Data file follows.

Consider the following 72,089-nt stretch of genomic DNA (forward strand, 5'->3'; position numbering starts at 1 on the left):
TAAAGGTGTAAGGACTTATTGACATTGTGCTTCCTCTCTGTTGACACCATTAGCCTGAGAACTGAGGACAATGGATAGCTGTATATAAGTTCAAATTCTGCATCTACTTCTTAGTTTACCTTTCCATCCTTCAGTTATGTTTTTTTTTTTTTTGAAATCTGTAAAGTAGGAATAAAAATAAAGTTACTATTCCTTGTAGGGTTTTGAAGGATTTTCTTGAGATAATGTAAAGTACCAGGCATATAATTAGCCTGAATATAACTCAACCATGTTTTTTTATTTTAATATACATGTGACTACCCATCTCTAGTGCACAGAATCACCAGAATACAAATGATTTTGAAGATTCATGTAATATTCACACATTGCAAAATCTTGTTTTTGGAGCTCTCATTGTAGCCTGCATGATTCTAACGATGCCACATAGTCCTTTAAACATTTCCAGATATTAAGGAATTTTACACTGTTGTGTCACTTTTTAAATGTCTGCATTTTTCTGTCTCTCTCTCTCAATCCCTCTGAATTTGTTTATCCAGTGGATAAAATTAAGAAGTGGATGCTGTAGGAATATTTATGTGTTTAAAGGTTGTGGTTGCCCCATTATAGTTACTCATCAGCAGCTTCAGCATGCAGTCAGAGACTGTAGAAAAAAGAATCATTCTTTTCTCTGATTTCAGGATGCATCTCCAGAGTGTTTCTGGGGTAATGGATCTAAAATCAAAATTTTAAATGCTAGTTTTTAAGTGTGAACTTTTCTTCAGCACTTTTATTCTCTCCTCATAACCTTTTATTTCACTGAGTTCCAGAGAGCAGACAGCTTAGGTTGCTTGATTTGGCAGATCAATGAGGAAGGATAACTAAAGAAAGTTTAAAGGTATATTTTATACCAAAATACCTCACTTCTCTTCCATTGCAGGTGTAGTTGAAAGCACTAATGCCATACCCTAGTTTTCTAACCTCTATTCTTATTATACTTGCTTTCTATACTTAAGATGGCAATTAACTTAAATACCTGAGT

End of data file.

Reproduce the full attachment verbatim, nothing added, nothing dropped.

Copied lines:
Consider the following 72,089-nt stretch of genomic DNA (forward strand, 5'->3'; position numbering starts at 1 on the left):
TAAAGGTGTAAGGACTTATTGACATTGTGCTTCCTCTCTGTTGACACCATTAGCCTGAGAACTGAGGACAATGGATAGCTGTATATAAGTTCAAATTCTGCATCTACTTCTTAGTTTACCTTTCCATCCTTCAGTTATGTTTTTTTTTTTTTTGAAATCTGTAAAGTAGGAATAAAAATAAAGTTACTATTCCTTGTAGGGTTTTGAAGGATTTTCTTGAGATAATGTAAAGTACCAGGCATATAATTAGCCTGAATATAACTCAACCATGTTTTTTTATTTTAATATACATGTGACTACCCATCTCTAGTGCACAGAATCACCAGAATACAAATGATTTTGAAGATTCATGTAATATTCACACATTGCAAAATCTTGTTTTTGGAGCTCTCATTGTAGCCTGCATGATTCTAACGATGCCACATAGTCCTTTAAACATTTCCAGATATTAAGGAATTTTACACTGTTGTGTCACTTTTTAAATGTCTGCATTTTTCTGTCTCTCTCTCTCAATCCCTCTGAATTTGTTTATCCAGTGGATAAAATTAAGAAGTGGATGCTGTAGGAATATTTATGTGTTTAAAGGTTGTGGTTGCCCCATTATAGTTACTCATCAGCAGCTTCAGCATGCAGTCAGAGACTGTAGAAAAAAGAATCATTCTTTTCTCTGATTTCAGGATGCATCTCCAGAGTGTTTCTGGGGTAATGGATCTAAAATCAAAATTTTAAATGCTAGTTTTTAAGTGTGAACTTTTCTTCAGCACTTTTATTCTCTCCTCATAACCTTTTATTTCACTGAGTTCCAGAGAGCAGACAGCTTAGGTTGCTTGATTTGGCAGATCAATGAGGAAGGATAACTAAAGAAAGTTTAAAGGTATATTTTATACCAAAATACCTCACTTCTCTTCCATTGCAGGTGTAGTTGAAAGCACTAATGCCATACCCTAGTTTTCTAACCTCTATTCTTATTATACTTGCTTTCTATACTTAAGATGGCAATTAACTTAAATACCTGAGT